LAL Deficiency (Lysosomal Acid Lipase Disease) & Wolman Disease patient support
Why I should talk to my family about LAL Deficiency?
Whether you call LAL Deficiency Wolman
Disease (early onset of LAL Deficiency) or Cholesteryl Ester
Storage Disease, CESD, (late onset of LAL Deficiency), it is a rare
condition, relative to other chronic health conditions. Most people
do not know what it is and might never have heard of it. You may
find that many doctors and other healthcare professionals do not
know much about it.
It is important to help your family and healthcare providers understand what LAL Deficiency is, what it means to you, and how your diagnosis might impact your family. Some topics to share are major signs and symptoms and how the condition is passed down through families.
Sharing you story will help your relatives understand their family health history. In turn, it is helpful for you to know your whole family health history, including LAL Deficiency and other conditions that might run in your family. Putting the whole picture together will help you and your relatives:
• Identify the risks due to shared genes
• Talk to each other about health (including quality of life)
• Summarize health information to give to healthcare providers
What is LAL Deficiency?
Under normal conditions, the body
produces an enzyme called lysosomal acid lipase (LAL). The LAL
enzyme breaks down fatty material (cholesteryl esters and
triglycerides). Lysosomal Acid Lipase (LAL) Deficiency happens when
the body is not producing enough LAL. Infants, children and adults
that suffer from LAL Deficiency experience a range of very serious
and devastating health problems. The lack of the LAL enzyme results
in a build-up of fatty material in the liver, gut, in the wall of
blood vessels and other important organs.
Extremely low levels of the LAL enzyme may cause early onset of LAL Deficiency, sometimes called Wolman Disease after the physician who first described it. Early onset LAL Deficiency typically affects infants in the first year of life. The build-up of fatty material in the cells of the gut prevents the body from absorbing nutrients. These infants die during their first year of life from a failure to grow and from other complications due to liver failure.
Later onset LAL Deficiency is sometimes called Cholesteryl Ester Storage Disease (CESD) and can affect children and adults. Patients experience a build up of fatty material mostly in the liver, spleen and blood vessel walls although other body organs may be affected too. The build up of fatty material in the liver cells may lead to an oversized liver, cirrhosis and chronic liver failure.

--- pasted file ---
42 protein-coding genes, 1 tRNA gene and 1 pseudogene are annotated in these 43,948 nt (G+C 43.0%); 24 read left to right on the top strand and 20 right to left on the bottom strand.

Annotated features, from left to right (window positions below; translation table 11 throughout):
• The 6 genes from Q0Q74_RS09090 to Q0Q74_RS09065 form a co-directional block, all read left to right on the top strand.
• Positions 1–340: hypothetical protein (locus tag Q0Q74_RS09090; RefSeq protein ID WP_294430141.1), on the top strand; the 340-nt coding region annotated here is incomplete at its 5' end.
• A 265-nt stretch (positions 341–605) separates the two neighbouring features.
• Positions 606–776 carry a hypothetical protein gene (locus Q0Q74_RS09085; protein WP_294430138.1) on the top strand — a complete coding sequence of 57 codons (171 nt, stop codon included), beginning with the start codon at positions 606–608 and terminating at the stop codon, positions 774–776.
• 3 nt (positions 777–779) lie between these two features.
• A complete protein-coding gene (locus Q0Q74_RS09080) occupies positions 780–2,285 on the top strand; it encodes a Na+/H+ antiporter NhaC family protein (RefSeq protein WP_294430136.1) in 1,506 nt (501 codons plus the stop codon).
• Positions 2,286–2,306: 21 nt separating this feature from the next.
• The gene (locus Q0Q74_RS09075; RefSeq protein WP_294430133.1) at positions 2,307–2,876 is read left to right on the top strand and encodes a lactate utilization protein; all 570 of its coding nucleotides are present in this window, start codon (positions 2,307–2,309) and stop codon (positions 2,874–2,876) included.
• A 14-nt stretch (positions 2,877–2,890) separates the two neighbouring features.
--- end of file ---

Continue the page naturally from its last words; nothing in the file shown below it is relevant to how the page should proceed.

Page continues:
Who is at risk?
LAL Deficiency occurs in both males and females. It affects people of all races and ethnicities all over the world. Estimations are that LAL Deficiency affects in 25 out of every million births. Infants, children and adults are at risk for significant health problems and premature death from complications due to LAL Deficiency.
LAL Deficiency is an inherited condition. The gene that is responsible for telling the body how to make the LAL enzymes is not normal, and the LAL enzyme either does not work properly or is not made at all. Every person inherits 2 copies of the LAL gene: one copy from our mother and the other from our father. A person with LAL Deficiency inherited one abnormal copy of the gene from the mother and one abnormal copy of the gene from the father. Having only one copy of the abnormal gene does not usually lead to the disease. The person with one copy of the abnormal gene becomes a carrier of the disease and can pass on the abnormal copy to their children. When both parents are carriers, there is a 25% (one in four) chance with each pregnancy that their child will have LAL Deficiency.
How are individuals affected?
Receiving a diagnosis of a genetic condition can be a life-changing event for individuals and families. Fortunately, much has been learned about LAL Deficiency-what causes it, how its symptoms can be managed and possible treatments that may prevent, stop or reverse major symptoms. Clinical trials have begun and are currently enrolling diagnosed patients.
Why didn’t my doctor diagnose this earlier?